It’s time for another foray into the world of BBQ. In recent months, I had the pleasure to enjoy stellar bbq in Ann Arbor and some quality ribs in Atlanta, but it’s time to move a little closer to home. For this episode, I traversed the wilds of Highway 49 to Richland, Mississippi. There, in a rather homely, wood clad building, sits Old Timers Bar-B-Q.
I’ve driven past Old Timers Bar-B-Q on a pretty regular basis for the better part of a decade, but I’ve never been quite sure what to make of it. For the longest time, I thought it was an empty building. I never saw any cars out front, lights on, or any real indication of being open for business, but times have changed.
Walking into Old Timers, it’s painfully apparent that I misjudged this restaurant’s outward appearance. Instead of a continuation of the shack like façade, there’s an open feel inside with plenty of flags and pictures, mostly Greek, for decoration. There’s no sense of manufactured homeliness with printed tin signs and old coke paraphernalia. It’s a simple menu at Old Timers, mostly various preparations of the same sliced beef brisket and Boston butt. I figured that a plate of mixed beef and pork would cover pretty much the entirety of the menu.
While waiting on the plate to be prepared, I asked the man behind the counter a few questions. I could only assume he was the owner and he said they had been serving the same beef brisket and Boston butt for 45 years. When I asked him which type of wood they used, I was entirely perplexed by his answer of “whatever wood comes through the door.” I’ve never heard such a nonchalant approach to types of wood at a bbq pit.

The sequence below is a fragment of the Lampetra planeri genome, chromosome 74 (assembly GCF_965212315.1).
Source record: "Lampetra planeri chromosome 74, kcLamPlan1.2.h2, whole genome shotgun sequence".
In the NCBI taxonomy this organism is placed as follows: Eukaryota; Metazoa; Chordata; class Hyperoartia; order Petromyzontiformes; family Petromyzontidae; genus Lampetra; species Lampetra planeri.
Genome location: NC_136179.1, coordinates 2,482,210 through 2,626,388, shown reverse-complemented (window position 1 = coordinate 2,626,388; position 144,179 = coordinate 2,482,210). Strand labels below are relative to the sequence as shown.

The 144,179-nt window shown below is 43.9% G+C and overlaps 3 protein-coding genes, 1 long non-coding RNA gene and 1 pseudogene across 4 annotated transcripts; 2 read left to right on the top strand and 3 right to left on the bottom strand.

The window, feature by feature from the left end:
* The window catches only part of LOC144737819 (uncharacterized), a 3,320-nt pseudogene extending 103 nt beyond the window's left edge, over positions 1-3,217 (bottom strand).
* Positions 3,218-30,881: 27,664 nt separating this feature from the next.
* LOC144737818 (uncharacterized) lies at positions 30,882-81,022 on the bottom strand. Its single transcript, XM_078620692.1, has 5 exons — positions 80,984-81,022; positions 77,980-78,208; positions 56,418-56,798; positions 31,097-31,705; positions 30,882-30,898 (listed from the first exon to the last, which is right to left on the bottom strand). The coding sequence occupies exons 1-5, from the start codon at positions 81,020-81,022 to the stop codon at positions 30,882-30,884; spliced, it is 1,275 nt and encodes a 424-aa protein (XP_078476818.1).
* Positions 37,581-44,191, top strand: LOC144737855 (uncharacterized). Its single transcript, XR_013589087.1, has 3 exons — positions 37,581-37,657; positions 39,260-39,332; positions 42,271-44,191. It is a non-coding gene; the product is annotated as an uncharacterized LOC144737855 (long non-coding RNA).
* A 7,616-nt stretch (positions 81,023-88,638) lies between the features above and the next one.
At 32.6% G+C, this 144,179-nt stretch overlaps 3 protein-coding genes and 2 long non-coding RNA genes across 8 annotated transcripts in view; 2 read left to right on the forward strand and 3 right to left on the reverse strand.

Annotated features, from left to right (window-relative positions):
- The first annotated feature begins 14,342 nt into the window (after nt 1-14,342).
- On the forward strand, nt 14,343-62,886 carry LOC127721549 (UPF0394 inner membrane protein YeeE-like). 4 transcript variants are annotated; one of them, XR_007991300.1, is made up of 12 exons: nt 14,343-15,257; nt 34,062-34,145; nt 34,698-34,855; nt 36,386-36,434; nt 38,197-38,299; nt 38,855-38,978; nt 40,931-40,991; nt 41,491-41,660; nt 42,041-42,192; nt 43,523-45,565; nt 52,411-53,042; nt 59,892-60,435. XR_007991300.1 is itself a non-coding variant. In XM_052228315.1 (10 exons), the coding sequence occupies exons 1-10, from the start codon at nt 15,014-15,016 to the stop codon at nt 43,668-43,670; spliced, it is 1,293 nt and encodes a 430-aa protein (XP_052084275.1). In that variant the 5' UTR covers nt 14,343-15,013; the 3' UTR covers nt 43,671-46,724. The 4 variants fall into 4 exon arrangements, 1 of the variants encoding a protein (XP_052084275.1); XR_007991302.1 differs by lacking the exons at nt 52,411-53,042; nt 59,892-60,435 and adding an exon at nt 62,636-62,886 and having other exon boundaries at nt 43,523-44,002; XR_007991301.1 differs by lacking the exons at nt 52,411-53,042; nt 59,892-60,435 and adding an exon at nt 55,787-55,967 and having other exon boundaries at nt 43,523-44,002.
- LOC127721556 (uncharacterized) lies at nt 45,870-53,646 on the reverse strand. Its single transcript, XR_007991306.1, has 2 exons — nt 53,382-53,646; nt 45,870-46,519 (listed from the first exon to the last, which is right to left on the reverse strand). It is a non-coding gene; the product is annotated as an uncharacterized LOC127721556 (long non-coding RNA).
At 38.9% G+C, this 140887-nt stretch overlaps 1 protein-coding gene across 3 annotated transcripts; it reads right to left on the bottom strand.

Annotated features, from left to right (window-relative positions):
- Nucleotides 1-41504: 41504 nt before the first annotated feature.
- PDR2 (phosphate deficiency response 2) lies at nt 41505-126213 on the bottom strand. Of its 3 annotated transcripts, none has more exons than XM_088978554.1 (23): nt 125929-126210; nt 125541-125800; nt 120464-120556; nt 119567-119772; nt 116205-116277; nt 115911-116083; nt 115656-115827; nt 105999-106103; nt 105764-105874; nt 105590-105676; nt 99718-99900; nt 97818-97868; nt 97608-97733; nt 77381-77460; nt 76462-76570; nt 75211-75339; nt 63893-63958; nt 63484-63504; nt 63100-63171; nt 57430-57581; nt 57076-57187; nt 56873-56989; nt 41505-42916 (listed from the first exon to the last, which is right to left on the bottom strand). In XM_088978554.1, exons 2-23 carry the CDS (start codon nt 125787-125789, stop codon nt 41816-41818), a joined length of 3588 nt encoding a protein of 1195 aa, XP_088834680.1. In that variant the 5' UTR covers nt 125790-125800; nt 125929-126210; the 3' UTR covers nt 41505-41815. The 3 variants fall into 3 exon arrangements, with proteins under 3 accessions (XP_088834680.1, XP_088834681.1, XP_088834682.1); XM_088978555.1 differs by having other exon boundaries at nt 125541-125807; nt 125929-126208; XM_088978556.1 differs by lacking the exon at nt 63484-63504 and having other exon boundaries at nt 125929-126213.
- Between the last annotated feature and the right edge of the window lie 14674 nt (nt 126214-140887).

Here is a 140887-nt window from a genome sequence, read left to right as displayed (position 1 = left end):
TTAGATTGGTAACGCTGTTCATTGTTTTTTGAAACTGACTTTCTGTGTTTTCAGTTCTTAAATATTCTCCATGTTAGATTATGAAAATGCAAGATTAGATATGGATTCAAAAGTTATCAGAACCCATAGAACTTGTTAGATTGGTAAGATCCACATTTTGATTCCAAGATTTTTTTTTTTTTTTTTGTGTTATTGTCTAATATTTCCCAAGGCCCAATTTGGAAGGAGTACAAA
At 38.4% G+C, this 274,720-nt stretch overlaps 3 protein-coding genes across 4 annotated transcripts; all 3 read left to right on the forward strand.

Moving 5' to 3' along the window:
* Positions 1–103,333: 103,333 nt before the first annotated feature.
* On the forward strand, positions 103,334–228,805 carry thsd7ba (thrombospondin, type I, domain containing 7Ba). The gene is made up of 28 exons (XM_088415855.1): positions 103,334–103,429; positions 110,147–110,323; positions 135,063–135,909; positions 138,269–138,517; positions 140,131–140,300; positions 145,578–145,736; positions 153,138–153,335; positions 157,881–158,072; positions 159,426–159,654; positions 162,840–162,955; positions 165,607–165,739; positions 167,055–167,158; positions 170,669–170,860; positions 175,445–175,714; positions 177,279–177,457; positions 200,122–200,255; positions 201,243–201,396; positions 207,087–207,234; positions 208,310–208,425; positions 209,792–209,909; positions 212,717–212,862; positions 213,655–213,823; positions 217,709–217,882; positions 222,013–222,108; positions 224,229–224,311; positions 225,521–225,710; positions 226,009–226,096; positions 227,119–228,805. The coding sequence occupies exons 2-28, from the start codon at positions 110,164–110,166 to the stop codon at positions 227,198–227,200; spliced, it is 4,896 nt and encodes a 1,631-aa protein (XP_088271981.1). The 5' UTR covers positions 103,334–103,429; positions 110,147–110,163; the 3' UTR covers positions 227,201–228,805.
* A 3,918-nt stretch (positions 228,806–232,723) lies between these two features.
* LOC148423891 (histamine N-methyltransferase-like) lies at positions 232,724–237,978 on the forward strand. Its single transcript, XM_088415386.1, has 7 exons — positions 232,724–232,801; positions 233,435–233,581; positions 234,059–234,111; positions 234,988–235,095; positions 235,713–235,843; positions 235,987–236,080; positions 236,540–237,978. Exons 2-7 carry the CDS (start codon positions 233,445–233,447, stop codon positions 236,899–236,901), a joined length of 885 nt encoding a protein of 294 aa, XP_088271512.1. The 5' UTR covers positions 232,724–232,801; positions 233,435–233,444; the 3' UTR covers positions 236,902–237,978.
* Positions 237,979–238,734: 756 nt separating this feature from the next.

Soon enough a few plates were ready and I was called to get them from the counter. It really was a big mess of sauce covered meat. Despite having reservations about Southern style brisket, I decided to start with the brisket.
It was actually quite difficult to find a piece of meat not doused in sauce. Eventually, I found one and was impressed with the smoke ring and slow cooked crust. Unfortunately the taste wasn’t up to par with appearances. It was a dry, but relatively beefy and smoky cut of brisket. It did a decent job of standing on its own, but I’m not sure if the sauce actually improved the meat. This wasn’t a terrible piece of brisket, but it was sliced annoyingly thin and had an odd, dry texture.
Moving to a more Southern specialty, I turned to the sliced Boston butt.
Not listed on the menu, Old Timers also offers ribs.
There’s no smoke ring or real smoky flavor at first, but it grows into a distinctive aftertaste.
Thankfully the sweetness of the sauce doesn’t overpower the flavor of the ribs. Another plus for these ribs was they weren’t overcooked to the point of the meat falling off the rib. They weren’t spectacular but a good try at some subtlety smoky ribs.
As is the case with most plates of bbq, this plate came with a few sides. The first side was French fries and being poorly cooked and poorly salted, they’re best left unmentioned. The second side was an order of baked beans.
With little more than beans and a rather subdued sweet sauce, these were decent baked beans. I was a little surprised to see pork-less baked beans, especially in a bbq restaurant, but what can you do?
On the way out, I couldn’t help but notice the smoke house at Old Timers.
I wasn’t quite sure what to make of the bbq at Old Timers, especially after reading the findings from the North Mississippi Commentator. I knew the bbq at Old Timers was peculiar, but I can’t imagine why someone would bbq the meat, refrigerate it, slice it and then reheat on the griddle. The bbq isn’t awful, but it isn’t really worth a trip either. It’s really more a case of you happen to be in Richland and you want something vaguely smoky. In that case Old Timers Bar-B-Q is right up your alley. For all other situations, you’re best to look somewhere else for quality bbq..